Bogotá’s cuisine is far older than the city. Before the Spanish arrived in the 16th century and founded the city of Santa Fe, there was a settlement called Bacatá, part of the political confederation of the indigenous Muisca people. Many ingredients on Bogotá tables can be traced back to the Muisca—such as the twin staples of potatoes and corn—and have endured, evolved, and enriched the foods the Spanish colonizers brought to the new world. Bogota’s food culture is often hearty, stodgy, and warming, all the better to fortify its citizens for the city’s cold climate. Here are the dishes that have fed and nourished Bogotanos, past and present.
This design hotel dedicated to “the balance between ecology and elegance,” might be just what you need after a night of dancing your way through Zona T.
Ajiaco at La Puerta Falsa
Bogotá’s staple dish, ajiaco is, essentially, a potato-based soup. What makes it a distinctively Bogotá dish are the three kinds of potatoes, grown in the Cundiboyacense highlands: sabanera (which has purple skin), pastusa (similar to an Idaho potato) and criolla (a small, yellow variety). The latter dissolve easily when cooked, which gives ajiaco its thick consistency. Ajiaco also includes corn and a South American herb called guasca. Many people add pulled chicken breast, others a chicken leg. You can also add capers, cream, avocado, and rice—it’s a a matter of personal or family preference, and fierce debate.
The Muisca people ate a version of ajiaco, with potatoes, corn, guasca, and the meat of the Andean guan bird (the Muisca didn’t lay eyes on a chicken until the Spanish arrived.) Other countries, such as Chile and Cuba, also have an ajiaco, but here legend has it that the soup got its name in Colombia, from the Muisca chief Aco and his wife Aj, who declared it their favorite dish. Try it at La Puerta Falsa, the city’s oldest-running restaurant.
Chicha at El Chorro de Quevedo
Indigenous Muisca society was deeply hierarchical. At certain times of the year, commoners had to pay tribute to the chiefs with offerings of gold and cotton sheets, at elaborate parties where chicha—an alcoholic drink made from fermented corn—flowed freely. Around 1820, Simón Bolívar, the first president of what is now referred to as Gran Colombia (which included modern-day Colombia, Ecuador, Venezuela, and Panama), signed a decree banning chicha, which was perceived by as an uncivilized drink. (However, peasants continued to make and consume it without much consequence.)
On Aug. 21st, 1923, a hefty tax was placed on chicha, sparking mass riots in Bogotá, dubbed The Chicha Revolution, in which over 600 angry Bogotanos stormed the city’s chicherías. But the forces behind the price hike were the owners of the new beer breweries, who had lobbied the government to tax chicha, arguing that beer was more sophisticated and caused fewer problems than the indigenous libation.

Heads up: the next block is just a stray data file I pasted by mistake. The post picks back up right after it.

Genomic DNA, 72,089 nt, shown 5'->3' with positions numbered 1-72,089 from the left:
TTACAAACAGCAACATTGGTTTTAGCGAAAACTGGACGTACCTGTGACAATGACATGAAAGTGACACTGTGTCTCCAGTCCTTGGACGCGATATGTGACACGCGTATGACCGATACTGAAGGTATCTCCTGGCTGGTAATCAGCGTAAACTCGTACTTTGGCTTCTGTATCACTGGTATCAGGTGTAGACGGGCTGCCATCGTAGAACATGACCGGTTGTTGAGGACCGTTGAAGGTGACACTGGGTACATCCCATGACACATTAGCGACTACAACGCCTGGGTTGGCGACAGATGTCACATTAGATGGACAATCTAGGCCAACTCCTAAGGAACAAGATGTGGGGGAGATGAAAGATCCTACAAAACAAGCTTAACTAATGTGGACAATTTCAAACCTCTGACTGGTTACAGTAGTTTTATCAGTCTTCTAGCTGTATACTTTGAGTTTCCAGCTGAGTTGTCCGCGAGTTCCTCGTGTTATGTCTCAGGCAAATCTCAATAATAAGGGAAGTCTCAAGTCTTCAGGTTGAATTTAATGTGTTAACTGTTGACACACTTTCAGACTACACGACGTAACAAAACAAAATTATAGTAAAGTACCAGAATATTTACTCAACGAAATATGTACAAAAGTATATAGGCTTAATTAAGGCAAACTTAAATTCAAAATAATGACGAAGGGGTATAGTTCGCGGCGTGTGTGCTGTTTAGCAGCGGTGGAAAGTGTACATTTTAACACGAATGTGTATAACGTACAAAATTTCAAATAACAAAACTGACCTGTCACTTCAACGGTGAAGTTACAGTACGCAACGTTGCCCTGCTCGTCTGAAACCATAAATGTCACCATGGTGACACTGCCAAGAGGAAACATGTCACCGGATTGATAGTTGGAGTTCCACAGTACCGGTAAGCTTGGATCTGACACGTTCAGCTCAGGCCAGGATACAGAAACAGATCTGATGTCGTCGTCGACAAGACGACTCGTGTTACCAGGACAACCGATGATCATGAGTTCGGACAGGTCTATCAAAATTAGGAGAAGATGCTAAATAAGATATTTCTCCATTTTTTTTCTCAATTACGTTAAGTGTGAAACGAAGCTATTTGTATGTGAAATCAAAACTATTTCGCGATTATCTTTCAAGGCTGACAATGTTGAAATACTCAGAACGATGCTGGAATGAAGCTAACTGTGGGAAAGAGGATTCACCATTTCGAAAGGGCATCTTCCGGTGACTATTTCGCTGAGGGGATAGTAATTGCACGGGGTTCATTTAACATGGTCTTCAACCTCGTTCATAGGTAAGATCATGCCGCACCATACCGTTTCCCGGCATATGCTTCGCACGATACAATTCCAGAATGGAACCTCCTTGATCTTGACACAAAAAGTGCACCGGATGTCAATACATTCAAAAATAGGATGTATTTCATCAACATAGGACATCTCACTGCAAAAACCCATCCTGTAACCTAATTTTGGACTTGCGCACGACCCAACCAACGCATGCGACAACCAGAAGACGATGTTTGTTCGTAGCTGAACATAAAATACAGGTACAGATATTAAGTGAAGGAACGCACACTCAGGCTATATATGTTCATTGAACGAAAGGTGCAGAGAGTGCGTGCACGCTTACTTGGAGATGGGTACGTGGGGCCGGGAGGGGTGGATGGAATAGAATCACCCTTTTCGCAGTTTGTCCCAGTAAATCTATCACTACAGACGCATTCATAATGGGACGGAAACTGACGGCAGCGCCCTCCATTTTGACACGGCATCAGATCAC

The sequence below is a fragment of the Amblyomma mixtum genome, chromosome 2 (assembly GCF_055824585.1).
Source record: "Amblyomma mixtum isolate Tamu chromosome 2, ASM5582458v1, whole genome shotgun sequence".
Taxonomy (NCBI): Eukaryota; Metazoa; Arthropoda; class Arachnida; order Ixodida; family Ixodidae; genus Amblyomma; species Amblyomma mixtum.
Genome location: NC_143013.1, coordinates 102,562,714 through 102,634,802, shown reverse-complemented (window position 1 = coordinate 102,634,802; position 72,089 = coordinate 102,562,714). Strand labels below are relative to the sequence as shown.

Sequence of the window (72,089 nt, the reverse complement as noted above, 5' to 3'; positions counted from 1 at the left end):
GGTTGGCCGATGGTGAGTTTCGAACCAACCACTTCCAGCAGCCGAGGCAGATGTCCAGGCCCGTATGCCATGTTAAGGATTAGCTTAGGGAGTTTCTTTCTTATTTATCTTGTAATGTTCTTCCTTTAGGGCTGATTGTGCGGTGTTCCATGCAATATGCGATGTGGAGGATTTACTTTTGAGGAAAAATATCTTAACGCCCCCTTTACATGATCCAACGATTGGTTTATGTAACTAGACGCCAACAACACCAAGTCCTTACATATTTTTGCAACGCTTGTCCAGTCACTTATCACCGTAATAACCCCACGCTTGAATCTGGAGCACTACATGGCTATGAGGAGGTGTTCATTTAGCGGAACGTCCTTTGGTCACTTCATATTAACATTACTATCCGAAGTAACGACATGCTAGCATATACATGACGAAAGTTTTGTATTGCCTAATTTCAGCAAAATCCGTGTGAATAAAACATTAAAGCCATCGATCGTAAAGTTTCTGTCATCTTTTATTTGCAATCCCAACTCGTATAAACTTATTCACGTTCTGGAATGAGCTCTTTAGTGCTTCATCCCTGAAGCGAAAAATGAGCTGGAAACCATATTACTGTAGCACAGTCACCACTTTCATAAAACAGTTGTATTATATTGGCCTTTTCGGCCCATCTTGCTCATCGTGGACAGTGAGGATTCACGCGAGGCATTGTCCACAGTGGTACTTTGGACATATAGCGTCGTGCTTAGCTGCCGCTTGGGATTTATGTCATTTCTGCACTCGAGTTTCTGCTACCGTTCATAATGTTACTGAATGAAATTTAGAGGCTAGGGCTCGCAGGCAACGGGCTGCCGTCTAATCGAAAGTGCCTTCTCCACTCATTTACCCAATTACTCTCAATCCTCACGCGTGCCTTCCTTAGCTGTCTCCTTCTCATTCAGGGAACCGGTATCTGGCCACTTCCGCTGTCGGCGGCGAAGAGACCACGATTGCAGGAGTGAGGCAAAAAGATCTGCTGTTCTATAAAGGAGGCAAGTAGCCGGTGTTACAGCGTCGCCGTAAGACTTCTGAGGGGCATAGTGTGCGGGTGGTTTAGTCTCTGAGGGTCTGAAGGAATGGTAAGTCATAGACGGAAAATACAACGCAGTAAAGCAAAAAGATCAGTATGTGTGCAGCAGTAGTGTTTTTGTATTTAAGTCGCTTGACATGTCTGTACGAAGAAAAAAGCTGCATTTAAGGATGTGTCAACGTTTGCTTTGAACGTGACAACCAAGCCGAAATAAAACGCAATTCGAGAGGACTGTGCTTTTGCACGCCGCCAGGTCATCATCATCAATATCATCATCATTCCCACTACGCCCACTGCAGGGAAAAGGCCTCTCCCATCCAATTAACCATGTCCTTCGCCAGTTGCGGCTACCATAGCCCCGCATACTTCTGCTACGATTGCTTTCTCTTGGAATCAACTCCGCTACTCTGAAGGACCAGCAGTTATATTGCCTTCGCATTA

In 1948, President Mariano Ospina Pérez officially banned the drink. Again, brewery owners who wanted to eliminate their main competition were behind the crackdown. There was also a decades-long advertising smear campaign, with slogans such as “Chicha makes you stupid” and “Chicha fosters crime.” Chicha remained illegal until 1991, but it survived all the corporate crusades and bans. It’s still a strong part of Muisca heritage and a common drink in Bogotá.
Tamales with hot chocolate and bread at Pastelería Florida
Tamales, a traditional Mesoamerican dish, are thought to have originated thousands of years ago, and possibly spread from Mexico to Central and South America. In most cases, tamales are made of cornflour dough and steamed in a plantain leaf or corn husk. The Colombian kind are much larger than Mexican ones, with softer dough, and in Bogotá, a tamal is generally served with a cup of hot chocolate—an essential component of a classic Bogota breakfast, or the mid-morning snack known as onces.
Cacao, which grew in the Mayan lowlands, was precious to the Aztecs, but their version was a strong, spicy drink that the Spanish conquerors initially found both bitter and unpleasantly intoxicating. Drinking chocolate eventually took off in Europe when it was mixed with sugar, so the Spanish and others started cultivating it. By 1866, hot chocolate was a city staple. Bogotá intellectual José María Vergara wrote in his essay Las tres tazas (“The Three Cups”) that hot chocolate was the essential drink of Bogota, and dismissed (recently introduced) coffee as “tasting like medicine” and tea as a pretentious “sudorific”—something that induces sweating.
Hot chocolate is no less essential to Bogotanos today, who make it by breaking a chunk of cacao from a block and heating it with milk or water, then serve it with bread or pieces of cheese for dipping.
Changua at Hornitos
Changua, a word derived from the Muisca, is a hearty milk and egg soup, often served for breakfast. (Essentially, it’s eggs cooked to taste in a mixture of water, milk, and salt.) The traditional recipe is said to have been passed down through generations of families all the way back to the Muisca people, but the more modern version will have developed after Columbus’s second arrival, in the late 15th century, when the Spanish brought cows (and therefore, milk) to the new world. (Other ingredients include water, scallions, and coriander.) They say this dish became popular because it helped Bogotanos cope with the cold mornings. Changua comes with with calado, a hard bread, and some people also add cheese or almojábana, a cornflour and cheese roll. Changua tends to provoke strong reactions; people either love it or hate it.